On 2016-06-03 12:31:58 -0400, Robert Haas wrote: > Now, what varies IME is how much total RAM there is in the system and > how frequently they write that data, as opposed to reading it. If > they are on a tightly RAM-constrained system, then this situation > won't arise because they won't be under the dirty background limit. > And if they aren't writing that much data then they'll be fine too. > But even putting all of that together I really don't see why you're > trying to suggest that this is some bizarre set of circumstances that > should only rarely happen in the real world.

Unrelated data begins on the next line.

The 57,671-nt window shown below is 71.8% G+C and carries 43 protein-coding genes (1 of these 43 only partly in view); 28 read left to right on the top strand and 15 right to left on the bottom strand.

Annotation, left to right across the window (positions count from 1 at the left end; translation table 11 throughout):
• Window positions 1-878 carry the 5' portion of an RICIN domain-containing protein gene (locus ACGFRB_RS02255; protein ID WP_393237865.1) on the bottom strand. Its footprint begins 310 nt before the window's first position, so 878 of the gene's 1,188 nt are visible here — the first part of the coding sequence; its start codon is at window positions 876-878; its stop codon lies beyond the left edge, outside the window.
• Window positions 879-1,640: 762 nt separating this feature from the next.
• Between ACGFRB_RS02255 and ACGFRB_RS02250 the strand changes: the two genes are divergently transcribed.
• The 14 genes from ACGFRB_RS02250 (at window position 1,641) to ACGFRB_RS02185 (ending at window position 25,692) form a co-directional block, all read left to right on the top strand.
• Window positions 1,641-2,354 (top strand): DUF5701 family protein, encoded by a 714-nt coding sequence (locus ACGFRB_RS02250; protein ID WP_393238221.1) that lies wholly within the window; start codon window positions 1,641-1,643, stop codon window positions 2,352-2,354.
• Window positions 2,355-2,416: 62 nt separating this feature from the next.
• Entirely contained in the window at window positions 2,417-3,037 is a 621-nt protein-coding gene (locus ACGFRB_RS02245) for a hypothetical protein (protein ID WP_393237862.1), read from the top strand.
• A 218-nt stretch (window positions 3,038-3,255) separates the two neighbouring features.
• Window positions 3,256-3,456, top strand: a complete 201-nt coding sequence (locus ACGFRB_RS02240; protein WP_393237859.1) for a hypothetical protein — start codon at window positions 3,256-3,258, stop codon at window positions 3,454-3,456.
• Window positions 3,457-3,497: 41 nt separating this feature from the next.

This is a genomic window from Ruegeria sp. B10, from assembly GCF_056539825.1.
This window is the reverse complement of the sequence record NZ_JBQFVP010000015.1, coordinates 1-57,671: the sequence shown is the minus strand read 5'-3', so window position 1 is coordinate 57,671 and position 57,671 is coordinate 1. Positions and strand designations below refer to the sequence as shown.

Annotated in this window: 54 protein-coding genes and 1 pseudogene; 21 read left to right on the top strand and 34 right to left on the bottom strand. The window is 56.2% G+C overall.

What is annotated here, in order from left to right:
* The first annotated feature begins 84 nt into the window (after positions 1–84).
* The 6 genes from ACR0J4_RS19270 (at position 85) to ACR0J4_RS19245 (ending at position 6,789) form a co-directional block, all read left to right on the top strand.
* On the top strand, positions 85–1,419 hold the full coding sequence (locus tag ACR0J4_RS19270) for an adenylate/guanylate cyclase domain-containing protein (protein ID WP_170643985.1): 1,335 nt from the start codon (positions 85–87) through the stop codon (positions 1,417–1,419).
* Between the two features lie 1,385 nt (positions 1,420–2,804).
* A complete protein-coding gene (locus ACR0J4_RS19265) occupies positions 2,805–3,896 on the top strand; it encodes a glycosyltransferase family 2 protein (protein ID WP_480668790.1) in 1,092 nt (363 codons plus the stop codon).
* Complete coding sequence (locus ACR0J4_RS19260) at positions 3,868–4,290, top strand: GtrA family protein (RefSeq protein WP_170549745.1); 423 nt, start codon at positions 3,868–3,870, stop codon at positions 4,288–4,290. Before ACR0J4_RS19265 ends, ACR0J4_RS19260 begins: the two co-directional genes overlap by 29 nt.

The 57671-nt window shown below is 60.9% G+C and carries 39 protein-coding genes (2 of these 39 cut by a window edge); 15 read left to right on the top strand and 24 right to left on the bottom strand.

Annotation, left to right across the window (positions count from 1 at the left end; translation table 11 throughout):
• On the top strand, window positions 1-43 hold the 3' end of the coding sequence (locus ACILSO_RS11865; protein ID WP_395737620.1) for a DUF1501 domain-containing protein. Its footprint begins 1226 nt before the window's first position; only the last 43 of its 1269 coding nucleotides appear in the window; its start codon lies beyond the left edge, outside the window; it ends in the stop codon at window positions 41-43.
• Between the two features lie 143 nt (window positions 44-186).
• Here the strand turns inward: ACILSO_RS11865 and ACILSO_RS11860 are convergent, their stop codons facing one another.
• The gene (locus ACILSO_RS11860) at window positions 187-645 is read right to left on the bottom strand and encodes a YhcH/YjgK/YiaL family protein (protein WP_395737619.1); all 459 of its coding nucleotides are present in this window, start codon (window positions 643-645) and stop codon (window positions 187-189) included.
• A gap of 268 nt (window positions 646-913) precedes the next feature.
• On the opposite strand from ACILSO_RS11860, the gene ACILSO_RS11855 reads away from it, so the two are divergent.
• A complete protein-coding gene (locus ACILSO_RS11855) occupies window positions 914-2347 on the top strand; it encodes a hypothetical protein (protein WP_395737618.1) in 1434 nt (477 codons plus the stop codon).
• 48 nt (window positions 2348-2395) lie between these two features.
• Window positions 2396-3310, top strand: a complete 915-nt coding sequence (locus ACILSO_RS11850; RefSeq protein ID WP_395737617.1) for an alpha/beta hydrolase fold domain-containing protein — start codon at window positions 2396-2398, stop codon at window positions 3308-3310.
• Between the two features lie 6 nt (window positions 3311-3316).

I'm saying that if that happens constantly, you're better off adjusting shared_buffers, because you're likely already suffering from latency spikes and other issues. Optimizing for massive random write throughput in a system that's not configured appropriately, at the cost of well configured systems to suffer, doesn't seem like a good tradeoff to me. Note that other operating systems like windows and freebsd *alreaddy* write back much more aggressively (independent of this change). I seem to recall you yourself being quite passionately arguing that the linux behaviour around this is broken. Greetings, Andres Freund -- Sent via pgsql-hackers mailing list (firstname.lastname@example.org) To make changes to your subscription: http://www.postgresql.org/mailpref/pgsql-hackers